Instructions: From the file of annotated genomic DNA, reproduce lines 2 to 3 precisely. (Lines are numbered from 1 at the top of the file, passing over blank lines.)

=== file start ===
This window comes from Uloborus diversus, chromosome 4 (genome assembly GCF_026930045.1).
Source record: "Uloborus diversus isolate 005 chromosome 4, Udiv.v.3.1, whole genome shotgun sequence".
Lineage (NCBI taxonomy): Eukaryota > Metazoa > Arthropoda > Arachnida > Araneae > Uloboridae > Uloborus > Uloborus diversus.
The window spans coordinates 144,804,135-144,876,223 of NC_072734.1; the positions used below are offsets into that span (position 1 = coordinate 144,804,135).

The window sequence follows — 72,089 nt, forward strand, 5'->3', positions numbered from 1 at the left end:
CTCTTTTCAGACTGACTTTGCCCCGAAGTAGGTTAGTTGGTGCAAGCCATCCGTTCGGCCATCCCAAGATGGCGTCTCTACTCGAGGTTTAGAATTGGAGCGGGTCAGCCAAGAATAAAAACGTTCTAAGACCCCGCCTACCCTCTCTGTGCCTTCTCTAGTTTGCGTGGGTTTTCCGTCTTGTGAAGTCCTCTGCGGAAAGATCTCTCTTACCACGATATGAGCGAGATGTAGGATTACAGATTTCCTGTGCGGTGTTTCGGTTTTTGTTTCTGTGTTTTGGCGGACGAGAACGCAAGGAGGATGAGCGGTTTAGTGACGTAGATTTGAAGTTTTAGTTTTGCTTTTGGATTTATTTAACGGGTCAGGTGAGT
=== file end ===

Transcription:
Source record: "Uloborus diversus isolate 005 chromosome 4, Udiv.v.3.1, whole genome shotgun sequence".
Lineage (NCBI taxonomy): Eukaryota > Metazoa > Arthropoda > Arachnida > Araneae > Uloboridae > Uloborus > Uloborus diversus.